TWENTY judges and prosecutors will be moved as part of the annual rotation of court jurists, Minister of Justice Ang Vong Vathana said Monday, adding that the cost of re-housing judges was a concern.
While government officials and rights advocates agree the rotation system can fight corruption by preventing people from building entrenched networks, they also accept that it is expensive for the jurists to move every fourth year, since some will have to maintain households in two places without extra pay.
"It is positive that they are moving," said Thun Saray, director of local rights group Adhoc, adding that the rotation "could lead to corruption, since they may have double expenses while their salary remains the same".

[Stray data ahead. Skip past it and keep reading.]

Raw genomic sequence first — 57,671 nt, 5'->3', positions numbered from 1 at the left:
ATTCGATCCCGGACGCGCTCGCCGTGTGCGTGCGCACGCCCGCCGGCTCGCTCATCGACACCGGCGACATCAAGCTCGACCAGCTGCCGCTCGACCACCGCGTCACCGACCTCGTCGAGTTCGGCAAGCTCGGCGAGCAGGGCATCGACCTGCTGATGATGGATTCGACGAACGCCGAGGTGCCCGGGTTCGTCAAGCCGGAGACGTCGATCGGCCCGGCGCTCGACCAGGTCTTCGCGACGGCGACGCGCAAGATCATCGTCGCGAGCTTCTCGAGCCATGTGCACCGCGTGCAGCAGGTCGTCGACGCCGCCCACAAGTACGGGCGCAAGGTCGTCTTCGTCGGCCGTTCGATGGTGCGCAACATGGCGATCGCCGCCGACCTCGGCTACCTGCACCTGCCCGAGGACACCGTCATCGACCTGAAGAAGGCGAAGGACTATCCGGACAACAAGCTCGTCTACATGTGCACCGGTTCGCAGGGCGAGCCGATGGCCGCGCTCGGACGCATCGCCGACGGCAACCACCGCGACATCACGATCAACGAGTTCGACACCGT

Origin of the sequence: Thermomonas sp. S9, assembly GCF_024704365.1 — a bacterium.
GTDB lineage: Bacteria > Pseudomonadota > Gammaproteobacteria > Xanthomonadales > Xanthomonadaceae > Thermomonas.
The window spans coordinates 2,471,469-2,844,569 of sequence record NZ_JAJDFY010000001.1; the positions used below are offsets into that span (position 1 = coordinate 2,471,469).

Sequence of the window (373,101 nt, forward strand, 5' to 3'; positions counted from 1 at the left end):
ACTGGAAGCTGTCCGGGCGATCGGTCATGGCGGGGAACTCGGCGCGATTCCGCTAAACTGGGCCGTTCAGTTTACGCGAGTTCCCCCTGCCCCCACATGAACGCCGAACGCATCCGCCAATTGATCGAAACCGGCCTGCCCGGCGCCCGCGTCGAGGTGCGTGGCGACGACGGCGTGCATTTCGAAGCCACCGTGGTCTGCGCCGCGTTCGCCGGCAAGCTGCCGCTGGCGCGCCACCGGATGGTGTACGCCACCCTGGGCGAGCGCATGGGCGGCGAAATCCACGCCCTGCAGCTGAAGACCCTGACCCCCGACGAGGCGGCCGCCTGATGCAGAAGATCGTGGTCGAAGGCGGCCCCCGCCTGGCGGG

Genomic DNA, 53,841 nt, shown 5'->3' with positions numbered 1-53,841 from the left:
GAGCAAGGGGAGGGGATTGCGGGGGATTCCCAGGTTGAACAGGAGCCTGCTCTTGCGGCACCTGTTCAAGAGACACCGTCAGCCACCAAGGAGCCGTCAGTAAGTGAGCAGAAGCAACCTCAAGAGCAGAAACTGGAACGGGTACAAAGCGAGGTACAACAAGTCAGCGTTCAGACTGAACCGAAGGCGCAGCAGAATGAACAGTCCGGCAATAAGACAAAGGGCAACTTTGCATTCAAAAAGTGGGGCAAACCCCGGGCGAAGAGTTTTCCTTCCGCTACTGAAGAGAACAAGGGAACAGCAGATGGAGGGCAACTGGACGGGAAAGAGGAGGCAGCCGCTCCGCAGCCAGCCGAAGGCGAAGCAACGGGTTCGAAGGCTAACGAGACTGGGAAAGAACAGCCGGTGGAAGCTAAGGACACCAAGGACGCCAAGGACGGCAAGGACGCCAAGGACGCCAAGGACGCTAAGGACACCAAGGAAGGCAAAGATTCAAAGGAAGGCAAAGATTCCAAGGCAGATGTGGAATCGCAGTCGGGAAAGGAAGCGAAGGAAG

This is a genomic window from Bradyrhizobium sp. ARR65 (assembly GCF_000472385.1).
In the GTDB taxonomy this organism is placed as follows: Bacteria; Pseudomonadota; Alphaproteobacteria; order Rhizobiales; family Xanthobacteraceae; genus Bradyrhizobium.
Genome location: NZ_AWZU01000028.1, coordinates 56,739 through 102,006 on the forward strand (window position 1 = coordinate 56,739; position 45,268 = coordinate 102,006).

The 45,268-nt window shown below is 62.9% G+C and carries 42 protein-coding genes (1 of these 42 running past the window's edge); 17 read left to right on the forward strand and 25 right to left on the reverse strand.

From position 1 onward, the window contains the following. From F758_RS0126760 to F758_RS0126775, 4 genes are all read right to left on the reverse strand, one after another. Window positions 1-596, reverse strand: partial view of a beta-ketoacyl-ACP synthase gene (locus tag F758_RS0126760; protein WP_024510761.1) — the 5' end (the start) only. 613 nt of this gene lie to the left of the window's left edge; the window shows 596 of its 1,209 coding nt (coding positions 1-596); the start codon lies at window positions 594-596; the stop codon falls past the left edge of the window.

Ang Vong Vathana agreed that maintaining second households was a problem of the system but said that benefits outweighed the drawbacks. "We are always trying to improve the judicial system," he told the Post.
Thun Saray said the solution could be to provide them with extra income or new houses.
The justice minister and Hanrot Raken, a member of the Supreme Council of the Magistracy, declined to reveal the names of any judges or prosecutors undergoing rotation.